Has Kohl's Become the Perfect Stock?
Every investor would love to stumble upon the perfect stock. But will you ever really find a stock that provides everything you could possibly want?
One thing's for sure: You'll never discover truly great investments unless you actively look for them. Let's discuss the ideal qualities of a perfect stock, then decide if Kohl's (NYS: KSS) fits the bill.
The quest for perfection
Stocks that look great based on one factor may prove horrible elsewhere, making due diligence a crucial part of your investing research. The best stocks excel in many different areas, including these important factors:
- Growth. Expanding businesses show healthy revenue growth. While past growth is no guarantee that revenue will keep rising, it's certainly a better sign than a stagnant top line.
- Margins. Higher sales mean nothing if a company can't produce profits from them. Strong margins ensure that company can turn revenue into profit.
- Balance sheet. At debt-laden companies, banks and bondholders compete with shareholders for management's attention. Companies with strong balance sheets don't have to worry about the distraction of debt.
- Money-making opportunities. Return on equity helps measure how well a company is finding opportunities to turn its resources into profitable business endeavors.
- Valuation. You can't afford to pay too much for even the best companies. By using normalized figures, you can see how a stock's simple earnings multiple fits into a longer-term context.
- Dividends. For tangible proof of profits, a check to shareholders every three months can't be beat. Companies with solid dividends and strong commitments to increasing payouts treat shareholders well.
With those factors in mind, let's take a closer look at Kohl's.
What We Want to See
Pass or Fail?
5-Year Annual Revenue Growth > 15%
1-Year Revenue Growth > 12%
Gross Margin >
Net Margin > 15%
Debt to Equity < 50%
Current Ratio > 1.3
Return on Equity > 15%
Normalized P/E < 20
Current Yield > 2%
5-Year Dividend Growth > 10%
5 out of 9
Since we looked at Kohl's last year, the company has kept its five-point score. The stock also hasn't done much, putting in roughly flat performance over the past year.
In recent years, success in retail has depended largely on which segment of the population you aim to serve. Mid-priced department stores have had the biggest challenges, and despite having done reasonably well in last year's holiday season, Kohl's and similarly successful peers J.C. Penney (NYS: JCP) and Target (NYS: TGT) faced higher costs of obtaining inventory. That led to Kohl's having to cut its forecast for 2012 earnings early this year.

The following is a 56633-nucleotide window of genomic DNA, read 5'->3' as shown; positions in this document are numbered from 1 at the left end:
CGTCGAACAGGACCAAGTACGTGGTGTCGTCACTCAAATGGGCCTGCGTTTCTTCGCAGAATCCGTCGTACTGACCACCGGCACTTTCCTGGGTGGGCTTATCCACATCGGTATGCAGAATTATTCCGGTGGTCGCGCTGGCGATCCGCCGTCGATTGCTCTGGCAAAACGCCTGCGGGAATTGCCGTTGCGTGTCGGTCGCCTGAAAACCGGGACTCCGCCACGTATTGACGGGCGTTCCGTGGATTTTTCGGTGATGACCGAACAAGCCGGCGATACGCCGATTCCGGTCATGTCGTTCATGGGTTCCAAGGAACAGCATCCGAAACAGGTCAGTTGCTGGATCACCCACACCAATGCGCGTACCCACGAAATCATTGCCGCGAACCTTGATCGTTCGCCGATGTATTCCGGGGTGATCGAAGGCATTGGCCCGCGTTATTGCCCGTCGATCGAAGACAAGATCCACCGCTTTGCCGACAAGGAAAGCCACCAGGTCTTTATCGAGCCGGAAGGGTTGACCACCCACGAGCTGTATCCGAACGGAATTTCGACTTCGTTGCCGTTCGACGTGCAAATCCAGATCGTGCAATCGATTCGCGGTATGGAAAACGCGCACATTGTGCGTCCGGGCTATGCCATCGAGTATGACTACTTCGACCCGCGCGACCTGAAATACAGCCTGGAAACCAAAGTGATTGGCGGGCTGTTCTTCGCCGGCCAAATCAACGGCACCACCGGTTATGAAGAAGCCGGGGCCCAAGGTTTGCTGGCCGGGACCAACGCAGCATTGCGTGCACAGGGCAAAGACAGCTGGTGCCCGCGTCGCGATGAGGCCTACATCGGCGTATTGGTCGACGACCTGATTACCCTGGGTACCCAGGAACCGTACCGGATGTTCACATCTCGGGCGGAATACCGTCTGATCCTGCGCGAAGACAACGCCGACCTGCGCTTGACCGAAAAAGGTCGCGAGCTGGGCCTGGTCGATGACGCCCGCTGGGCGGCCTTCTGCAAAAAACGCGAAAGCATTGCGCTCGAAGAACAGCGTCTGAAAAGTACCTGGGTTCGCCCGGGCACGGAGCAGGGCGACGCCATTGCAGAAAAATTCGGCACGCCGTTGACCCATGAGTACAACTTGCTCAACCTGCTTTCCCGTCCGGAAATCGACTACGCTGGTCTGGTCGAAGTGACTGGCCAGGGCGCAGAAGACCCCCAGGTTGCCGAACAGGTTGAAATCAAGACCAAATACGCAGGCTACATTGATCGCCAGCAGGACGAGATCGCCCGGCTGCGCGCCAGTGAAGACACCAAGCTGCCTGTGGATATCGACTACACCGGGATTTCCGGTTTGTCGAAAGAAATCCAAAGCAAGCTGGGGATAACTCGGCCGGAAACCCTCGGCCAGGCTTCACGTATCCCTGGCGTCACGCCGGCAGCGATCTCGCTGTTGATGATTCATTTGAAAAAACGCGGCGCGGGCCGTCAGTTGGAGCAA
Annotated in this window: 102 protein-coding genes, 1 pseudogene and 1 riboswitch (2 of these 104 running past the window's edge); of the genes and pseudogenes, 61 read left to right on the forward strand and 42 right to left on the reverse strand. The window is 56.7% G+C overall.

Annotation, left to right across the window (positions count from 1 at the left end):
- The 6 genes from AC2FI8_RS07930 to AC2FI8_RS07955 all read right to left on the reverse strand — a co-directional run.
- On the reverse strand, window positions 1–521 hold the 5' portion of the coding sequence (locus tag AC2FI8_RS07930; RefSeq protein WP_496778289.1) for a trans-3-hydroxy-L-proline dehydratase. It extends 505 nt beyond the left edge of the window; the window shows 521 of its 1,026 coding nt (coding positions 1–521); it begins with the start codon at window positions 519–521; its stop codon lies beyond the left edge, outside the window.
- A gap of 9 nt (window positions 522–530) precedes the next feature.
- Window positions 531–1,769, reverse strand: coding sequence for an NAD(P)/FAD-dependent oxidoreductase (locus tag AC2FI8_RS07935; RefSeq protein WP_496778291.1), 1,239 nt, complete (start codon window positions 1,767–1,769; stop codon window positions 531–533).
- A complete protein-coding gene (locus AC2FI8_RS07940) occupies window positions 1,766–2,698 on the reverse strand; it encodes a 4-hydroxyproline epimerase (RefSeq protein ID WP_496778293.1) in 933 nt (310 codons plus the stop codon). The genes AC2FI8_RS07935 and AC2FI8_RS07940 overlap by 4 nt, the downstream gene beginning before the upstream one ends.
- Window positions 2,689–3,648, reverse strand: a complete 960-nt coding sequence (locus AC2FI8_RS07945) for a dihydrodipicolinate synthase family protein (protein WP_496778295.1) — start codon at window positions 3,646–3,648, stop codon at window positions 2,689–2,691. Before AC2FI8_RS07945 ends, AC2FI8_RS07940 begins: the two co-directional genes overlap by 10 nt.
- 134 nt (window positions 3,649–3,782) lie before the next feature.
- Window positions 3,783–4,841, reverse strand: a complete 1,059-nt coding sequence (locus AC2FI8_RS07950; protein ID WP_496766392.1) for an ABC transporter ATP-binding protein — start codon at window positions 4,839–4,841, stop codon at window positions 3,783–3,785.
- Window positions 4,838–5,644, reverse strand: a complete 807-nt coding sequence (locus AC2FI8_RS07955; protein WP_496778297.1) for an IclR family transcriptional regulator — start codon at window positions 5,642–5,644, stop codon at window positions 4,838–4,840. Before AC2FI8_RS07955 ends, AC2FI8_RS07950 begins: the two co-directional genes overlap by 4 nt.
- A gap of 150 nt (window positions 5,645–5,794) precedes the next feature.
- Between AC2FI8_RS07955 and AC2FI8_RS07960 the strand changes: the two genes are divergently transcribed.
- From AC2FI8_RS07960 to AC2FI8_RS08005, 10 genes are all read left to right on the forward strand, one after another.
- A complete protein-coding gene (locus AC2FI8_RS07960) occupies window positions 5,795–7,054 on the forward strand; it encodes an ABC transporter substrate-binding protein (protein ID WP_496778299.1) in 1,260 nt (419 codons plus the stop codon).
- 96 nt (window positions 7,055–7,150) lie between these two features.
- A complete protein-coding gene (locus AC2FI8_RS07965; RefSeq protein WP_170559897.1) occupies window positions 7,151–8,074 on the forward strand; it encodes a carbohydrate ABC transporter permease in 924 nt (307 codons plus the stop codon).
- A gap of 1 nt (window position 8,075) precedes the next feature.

Probably more than any other company, Kohl's has felt the impact of J.C. Penney's big transformation. Yet the biggest takeaway is that Kohl's continues to outperform its rival, with sales per square foot that exceed not only Penney but also higher-end Macy's (NYS: M) . Yet even as Dillard's (NYS: DDS) has hit all-time highs, Kohl's stock has gone pretty much nowhere.
The reason may simply be that Kohl's hasn't gotten everything right. The need for substantial discounting has hurt revenue, as same-store sales in September fell 2.7%. Kohl's is hoping, though, that the holiday season will bail the company out, as it announced plans to hire more than 50,000 workers to cover the increased demand.
For Kohl's to improve, it needs to find ways to get its debt levels lower. Otherwise, given the low margins that retailers always struggle with, Kohl's is probably about as close to perfection as it should expect to get.
No stock is a sure thing, but some stocks are a lot closer to perfect than others. By looking for the perfect stock, you'll go a long way toward improving your investing prowess and learning how to separate out the best investments from the rest.
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The article Has Kohl's Become the Perfect Stock? originally appeared on Fool.com.Fool contributor Dan Caplinger doesn't own shares of the companies mentioned. The Motley Fool owns shares of Dillard's. We Fools may not all hold the same opinions, but we all believe that considering a diverse range of insights makes us better investors. The Fool has a disclosure policy.
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